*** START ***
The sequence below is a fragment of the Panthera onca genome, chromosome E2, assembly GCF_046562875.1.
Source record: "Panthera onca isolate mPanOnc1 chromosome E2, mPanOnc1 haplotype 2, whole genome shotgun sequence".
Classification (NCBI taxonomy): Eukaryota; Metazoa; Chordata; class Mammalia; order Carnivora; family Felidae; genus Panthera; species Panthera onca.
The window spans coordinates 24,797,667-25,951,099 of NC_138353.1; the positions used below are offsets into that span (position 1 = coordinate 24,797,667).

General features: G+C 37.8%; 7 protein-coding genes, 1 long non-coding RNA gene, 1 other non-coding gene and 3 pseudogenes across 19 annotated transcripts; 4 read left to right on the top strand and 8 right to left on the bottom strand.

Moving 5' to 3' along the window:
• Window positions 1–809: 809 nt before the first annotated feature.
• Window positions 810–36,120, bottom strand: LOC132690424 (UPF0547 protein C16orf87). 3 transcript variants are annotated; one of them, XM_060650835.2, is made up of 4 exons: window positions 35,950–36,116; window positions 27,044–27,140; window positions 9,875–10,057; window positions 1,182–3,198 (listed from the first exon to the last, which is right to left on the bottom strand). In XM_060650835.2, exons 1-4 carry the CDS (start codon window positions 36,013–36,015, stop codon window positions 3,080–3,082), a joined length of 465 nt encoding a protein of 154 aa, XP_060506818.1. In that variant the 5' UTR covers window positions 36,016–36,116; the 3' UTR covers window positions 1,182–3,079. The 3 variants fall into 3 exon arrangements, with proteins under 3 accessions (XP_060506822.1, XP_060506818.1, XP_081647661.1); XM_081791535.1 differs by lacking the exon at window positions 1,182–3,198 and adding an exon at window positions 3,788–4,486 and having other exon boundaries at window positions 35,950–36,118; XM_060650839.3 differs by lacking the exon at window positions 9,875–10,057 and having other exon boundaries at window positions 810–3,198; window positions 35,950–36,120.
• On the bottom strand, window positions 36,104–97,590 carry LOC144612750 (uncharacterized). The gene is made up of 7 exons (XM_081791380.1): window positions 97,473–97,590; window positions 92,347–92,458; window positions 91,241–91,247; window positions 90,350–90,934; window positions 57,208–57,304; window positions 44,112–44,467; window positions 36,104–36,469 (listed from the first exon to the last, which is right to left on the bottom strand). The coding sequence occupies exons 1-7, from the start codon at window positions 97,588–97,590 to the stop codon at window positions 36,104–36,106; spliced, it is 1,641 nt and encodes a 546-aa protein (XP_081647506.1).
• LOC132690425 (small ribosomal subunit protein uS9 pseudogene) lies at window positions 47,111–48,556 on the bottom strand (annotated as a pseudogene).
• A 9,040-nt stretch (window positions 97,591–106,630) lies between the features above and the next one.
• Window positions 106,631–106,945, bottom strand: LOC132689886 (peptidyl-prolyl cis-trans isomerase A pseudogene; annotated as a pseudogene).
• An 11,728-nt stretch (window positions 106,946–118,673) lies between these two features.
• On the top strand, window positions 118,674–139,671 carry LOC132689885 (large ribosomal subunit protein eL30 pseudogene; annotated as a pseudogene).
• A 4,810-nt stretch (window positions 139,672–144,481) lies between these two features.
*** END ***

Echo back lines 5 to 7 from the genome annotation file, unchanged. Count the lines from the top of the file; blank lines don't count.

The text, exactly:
General features: G+C 37.8%; 7 protein-coding genes, 1 long non-coding RNA gene, 1 other non-coding gene and 3 pseudogenes across 19 annotated transcripts; 4 read left to right on the top strand and 8 right to left on the bottom strand.

Moving 5' to 3' along the window:
• Window positions 1–809: 809 nt before the first annotated feature.